"One is not born a woman, but becomes one."
This is one of the best-known quotations of the French philosopher and writer Simone de Beauvoir. She meant that women are not born with culturally-defined "feminine" qualities, but become so through social indoctrination. The Second Sex is a massive tome, but it's well worth reading for a look at De Beauvoir's reaction to commonly-held Freudian assumptions about women's essentially inferior nature.
I tend to remember this line when I'm standing groggy and heavy-lidded in front of the bathroom mirror some cold grey morning -- or better yet, before a party or a night out on the town or an important date. It comes ironically and unbeckoned to mind right before I pull my hair back and dive into my bag of brushes, pencils, paints, and powders. On ne nait pas femme, on le devient. To me, being a woman involves a ludicrous degree of artifice, deception, and trickery.
Everyone knows that the preadolescent years can be rough in terms of body image, but mine was particularly grueling; perhaps because of that, I have a difficult time seeing myself as anything but an ugly, flat-chested thirteen-year-old with bad acne. When my skin problems finally began to abate and I discovered the vast array of cosmetic products available to girls like me, all promising to fix flaws and erase imperfections, my experiences underwent as dramatic a transformation as did my chubby face, scrubbed pink each morning. Overnight, it seemed, my sense of value skyrocketed. Suddenly I was cute, adorable, pretty, all the things a girl should be. But I paged through my mother's magazines, marveling at the poreless, Photoshopped faces in the makeup ads; on sick days, I watched soap operas and studied the actresses' heavily accented eyelids and prominent cheekbones. I scrutinized my own reflection and found it hopelessly wanting.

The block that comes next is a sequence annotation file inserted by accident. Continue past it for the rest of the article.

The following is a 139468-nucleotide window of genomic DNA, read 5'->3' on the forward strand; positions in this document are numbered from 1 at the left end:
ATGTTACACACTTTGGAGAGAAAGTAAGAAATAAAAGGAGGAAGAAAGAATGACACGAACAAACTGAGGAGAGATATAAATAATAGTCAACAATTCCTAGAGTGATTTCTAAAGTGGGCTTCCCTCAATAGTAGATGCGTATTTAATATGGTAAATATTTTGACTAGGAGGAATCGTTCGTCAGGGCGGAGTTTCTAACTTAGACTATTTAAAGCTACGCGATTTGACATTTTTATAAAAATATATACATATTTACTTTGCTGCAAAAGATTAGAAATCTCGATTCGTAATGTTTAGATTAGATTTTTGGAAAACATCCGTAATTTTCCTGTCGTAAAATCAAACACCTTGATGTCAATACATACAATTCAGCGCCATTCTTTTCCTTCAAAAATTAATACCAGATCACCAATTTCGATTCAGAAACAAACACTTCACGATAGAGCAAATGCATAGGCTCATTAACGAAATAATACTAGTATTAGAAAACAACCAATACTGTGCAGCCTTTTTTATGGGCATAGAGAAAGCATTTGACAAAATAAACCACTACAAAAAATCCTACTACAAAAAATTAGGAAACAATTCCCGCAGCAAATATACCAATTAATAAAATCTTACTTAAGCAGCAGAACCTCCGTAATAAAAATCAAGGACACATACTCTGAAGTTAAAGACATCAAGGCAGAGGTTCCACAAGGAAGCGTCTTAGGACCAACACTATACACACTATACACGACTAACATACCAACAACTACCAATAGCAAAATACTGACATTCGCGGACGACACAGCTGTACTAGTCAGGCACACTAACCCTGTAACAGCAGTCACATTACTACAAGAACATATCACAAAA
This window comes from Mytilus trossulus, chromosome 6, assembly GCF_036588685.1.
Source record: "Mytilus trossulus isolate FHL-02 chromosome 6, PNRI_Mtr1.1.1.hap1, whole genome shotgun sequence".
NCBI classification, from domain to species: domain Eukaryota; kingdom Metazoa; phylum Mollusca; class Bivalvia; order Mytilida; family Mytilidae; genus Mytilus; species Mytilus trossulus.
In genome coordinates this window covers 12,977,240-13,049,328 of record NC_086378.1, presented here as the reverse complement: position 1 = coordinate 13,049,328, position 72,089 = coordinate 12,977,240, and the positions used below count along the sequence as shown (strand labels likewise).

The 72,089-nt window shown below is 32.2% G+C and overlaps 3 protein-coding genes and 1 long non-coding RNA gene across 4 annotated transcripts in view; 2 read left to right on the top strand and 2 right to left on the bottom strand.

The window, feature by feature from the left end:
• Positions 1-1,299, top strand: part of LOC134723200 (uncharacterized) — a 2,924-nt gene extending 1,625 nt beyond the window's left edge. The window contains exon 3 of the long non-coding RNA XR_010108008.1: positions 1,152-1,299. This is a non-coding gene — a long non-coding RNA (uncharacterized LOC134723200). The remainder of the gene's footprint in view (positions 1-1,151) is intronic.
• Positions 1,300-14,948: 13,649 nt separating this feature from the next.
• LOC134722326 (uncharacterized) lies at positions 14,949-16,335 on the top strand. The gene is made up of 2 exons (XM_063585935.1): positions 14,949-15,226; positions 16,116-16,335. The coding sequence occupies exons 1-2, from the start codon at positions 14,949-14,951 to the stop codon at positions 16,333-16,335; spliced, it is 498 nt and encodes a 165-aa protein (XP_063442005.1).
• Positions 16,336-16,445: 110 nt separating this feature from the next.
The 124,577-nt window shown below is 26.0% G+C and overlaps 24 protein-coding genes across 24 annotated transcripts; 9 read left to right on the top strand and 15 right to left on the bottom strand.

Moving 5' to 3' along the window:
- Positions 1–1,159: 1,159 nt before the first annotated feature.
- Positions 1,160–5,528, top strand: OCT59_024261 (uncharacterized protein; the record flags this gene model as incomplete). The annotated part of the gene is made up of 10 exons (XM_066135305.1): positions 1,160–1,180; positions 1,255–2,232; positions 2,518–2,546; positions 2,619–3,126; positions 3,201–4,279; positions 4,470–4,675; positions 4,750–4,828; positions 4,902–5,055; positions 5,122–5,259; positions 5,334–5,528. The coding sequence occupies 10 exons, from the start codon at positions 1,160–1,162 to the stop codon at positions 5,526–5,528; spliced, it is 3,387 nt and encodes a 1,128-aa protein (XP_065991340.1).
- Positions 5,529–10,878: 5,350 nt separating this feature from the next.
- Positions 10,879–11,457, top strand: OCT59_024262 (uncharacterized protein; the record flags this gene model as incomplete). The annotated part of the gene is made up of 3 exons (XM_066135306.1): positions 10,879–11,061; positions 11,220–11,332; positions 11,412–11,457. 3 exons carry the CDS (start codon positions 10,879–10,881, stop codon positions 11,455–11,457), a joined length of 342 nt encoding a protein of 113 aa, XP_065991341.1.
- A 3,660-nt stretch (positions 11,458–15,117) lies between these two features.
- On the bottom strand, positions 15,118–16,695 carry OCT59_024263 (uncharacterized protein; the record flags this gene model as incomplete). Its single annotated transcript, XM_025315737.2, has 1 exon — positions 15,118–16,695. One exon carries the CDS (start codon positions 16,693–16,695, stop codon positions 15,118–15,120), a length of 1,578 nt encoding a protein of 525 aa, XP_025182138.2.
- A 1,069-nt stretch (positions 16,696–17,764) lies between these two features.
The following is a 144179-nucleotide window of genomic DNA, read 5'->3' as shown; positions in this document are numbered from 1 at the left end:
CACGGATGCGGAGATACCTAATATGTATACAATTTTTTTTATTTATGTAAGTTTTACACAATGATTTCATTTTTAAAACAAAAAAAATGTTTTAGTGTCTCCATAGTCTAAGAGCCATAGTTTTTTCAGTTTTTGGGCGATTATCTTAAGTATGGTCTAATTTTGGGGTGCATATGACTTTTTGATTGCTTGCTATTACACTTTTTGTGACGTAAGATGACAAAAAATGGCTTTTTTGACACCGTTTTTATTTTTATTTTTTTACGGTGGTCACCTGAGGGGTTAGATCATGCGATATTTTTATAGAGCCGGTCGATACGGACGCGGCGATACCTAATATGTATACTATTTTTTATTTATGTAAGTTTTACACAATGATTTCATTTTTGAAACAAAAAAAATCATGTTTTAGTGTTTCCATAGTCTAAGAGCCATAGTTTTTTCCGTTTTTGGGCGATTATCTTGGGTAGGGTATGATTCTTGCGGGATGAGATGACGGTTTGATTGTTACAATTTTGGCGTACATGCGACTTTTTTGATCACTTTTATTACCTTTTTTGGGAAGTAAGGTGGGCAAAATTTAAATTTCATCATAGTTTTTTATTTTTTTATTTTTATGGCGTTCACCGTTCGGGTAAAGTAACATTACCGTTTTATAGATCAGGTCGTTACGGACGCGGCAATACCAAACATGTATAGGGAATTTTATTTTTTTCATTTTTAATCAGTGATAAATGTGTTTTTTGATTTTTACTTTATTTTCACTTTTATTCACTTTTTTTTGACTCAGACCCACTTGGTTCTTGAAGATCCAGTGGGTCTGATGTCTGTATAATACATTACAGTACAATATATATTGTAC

I remember one bad night at an Italian restaurant with my mom and sister, when, even though I had only eaten carrot sticks and yogurt that day, I couldn't bring myself to take a single bite, I was so depressed. My face was peppered with blemishes and my hair looked frizzy. Also, my thighs were huge. My sister, who has never worn lip gloss or thumbed through a fashion magazine, said to me, in a voice dripping with disgust, "Why can't you just be happy with what God gave you?" I spent the rest of the evening curled up on the floor in the backseat of the car, sobbing, because her words were like a knife to my heart.
Today, I'm used to being told I'm pretty. I've heard it from strangers, close acquaintances, my parents' friends, and a number of young men who probably just wanted to get in my pants. But it brings me no joy, now, to win the affirmation and positive reinforcement I so desperately crave. I have always wanted, more than anything, to be be found beautiful -- but now that I am, the satisfaction of attracting admiring glances and compliments is disappointingly hollow, because my external beauty is all a performance, a carefully crafted lie.
I paint my face, set my hair in rollers, glue bits of plastic to my fingernails, suck in my stomach and perform the necessary rituals. Sometimes I feel like a fraud, more drag queen than human being. And yet for this I am praised, flattered, and rewarded...
But while I greedily reap the fruits of adhering to society's rules about what women should look like, for me this beauty has not been without cost. Perhaps worst of all, it seems as though my mood and sense of self are inextricably linked to my physical appearance, as if I've lost the ability to see myself as having any value separate from my worth as an object of beauty. I say "lost" because I assume I had some knowledge of my own value as a person, once, and not just as a feminine being in keeping with our culture's definition of femininity. After all, I wasn't born this way.